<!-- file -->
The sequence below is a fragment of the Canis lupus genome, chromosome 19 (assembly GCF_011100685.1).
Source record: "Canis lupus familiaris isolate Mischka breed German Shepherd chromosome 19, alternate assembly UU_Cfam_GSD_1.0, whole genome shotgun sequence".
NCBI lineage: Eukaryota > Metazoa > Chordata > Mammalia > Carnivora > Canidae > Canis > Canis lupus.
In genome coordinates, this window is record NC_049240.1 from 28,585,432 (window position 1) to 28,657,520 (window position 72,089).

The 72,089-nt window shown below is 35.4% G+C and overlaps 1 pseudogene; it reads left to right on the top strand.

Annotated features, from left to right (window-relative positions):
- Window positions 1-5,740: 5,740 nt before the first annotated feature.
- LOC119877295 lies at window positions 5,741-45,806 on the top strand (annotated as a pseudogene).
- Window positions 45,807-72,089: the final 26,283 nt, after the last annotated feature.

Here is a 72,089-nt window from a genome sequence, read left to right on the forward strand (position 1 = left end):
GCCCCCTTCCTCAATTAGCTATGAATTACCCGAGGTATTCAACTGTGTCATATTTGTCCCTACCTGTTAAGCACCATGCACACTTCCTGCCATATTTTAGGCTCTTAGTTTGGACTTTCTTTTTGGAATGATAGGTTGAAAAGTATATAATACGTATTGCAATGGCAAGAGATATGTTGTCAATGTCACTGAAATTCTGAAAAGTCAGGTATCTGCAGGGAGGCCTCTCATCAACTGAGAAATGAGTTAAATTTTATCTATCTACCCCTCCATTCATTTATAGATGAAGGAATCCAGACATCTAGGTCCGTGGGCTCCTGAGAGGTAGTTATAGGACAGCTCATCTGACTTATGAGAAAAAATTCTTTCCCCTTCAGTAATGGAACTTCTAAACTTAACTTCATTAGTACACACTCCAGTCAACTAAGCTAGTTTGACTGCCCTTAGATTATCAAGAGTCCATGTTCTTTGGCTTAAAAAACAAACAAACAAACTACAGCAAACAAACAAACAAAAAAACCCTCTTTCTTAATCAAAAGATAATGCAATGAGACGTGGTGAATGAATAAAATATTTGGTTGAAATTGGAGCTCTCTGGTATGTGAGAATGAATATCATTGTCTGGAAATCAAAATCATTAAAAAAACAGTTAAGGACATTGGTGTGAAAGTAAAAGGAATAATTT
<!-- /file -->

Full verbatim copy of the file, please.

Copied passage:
The sequence below is a fragment of the Canis lupus genome, chromosome 19 (assembly GCF_011100685.1).
Source record: "Canis lupus familiaris isolate Mischka breed German Shepherd chromosome 19, alternate assembly UU_Cfam_GSD_1.0, whole genome shotgun sequence".
NCBI lineage: Eukaryota > Metazoa > Chordata > Mammalia > Carnivora > Canidae > Canis > Canis lupus.
In genome coordinates, this window is record NC_049240.1 from 28,585,432 (window position 1) to 28,657,520 (window position 72,089).

The 72,089-nt window shown below is 35.4% G+C and overlaps 1 pseudogene; it reads left to right on the top strand.

Annotated features, from left to right (window-relative positions):
- Window positions 1-5,740: 5,740 nt before the first annotated feature.
- LOC119877295 lies at window positions 5,741-45,806 on the top strand (annotated as a pseudogene).
- Window positions 45,807-72,089: the final 26,283 nt, after the last annotated feature.

Here is a 72,089-nt window from a genome sequence, read left to right on the forward strand (position 1 = left end):
GCCCCCTTCCTCAATTAGCTATGAATTACCCGAGGTATTCAACTGTGTCATATTTGTCCCTACCTGTTAAGCACCATGCACACTTCCTGCCATATTTTAGGCTCTTAGTTTGGACTTTCTTTTTGGAATGATAGGTTGAAAAGTATATAATACGTATTGCAATGGCAAGAGATATGTTGTCAATGTCACTGAAATTCTGAAAAGTCAGGTATCTGCAGGGAGGCCTCTCATCAACTGAGAAATGAGTTAAATTTTATCTATCTACCCCTCCATTCATTTATAGATGAAGGAATCCAGACATCTAGGTCCGTGGGCTCCTGAGAGGTAGTTATAGGACAGCTCATCTGACTTATGAGAAAAAATTCTTTCCCCTTCAGTAATGGAACTTCTAAACTTAACTTCATTAGTACACACTCCAGTCAACTAAGCTAGTTTGACTGCCCTTAGATTATCAAGAGTCCATGTTCTTTGGCTTAAAAAACAAACAAACAAACTACAGCAAACAAACAAACAAAAAAACCCTCTTTCTTAATCAAAAGATAATGCAATGAGACGTGGTGAATGAATAAAATATTTGGTTGAAATTGGAGCTCTCTGGTATGTGAGAATGAATATCATTGTCTGGAAATCAAAATCATTAAAAAAACAGTTAAGGACATTGGTGTGAAAGTAAAAGGAATAATTT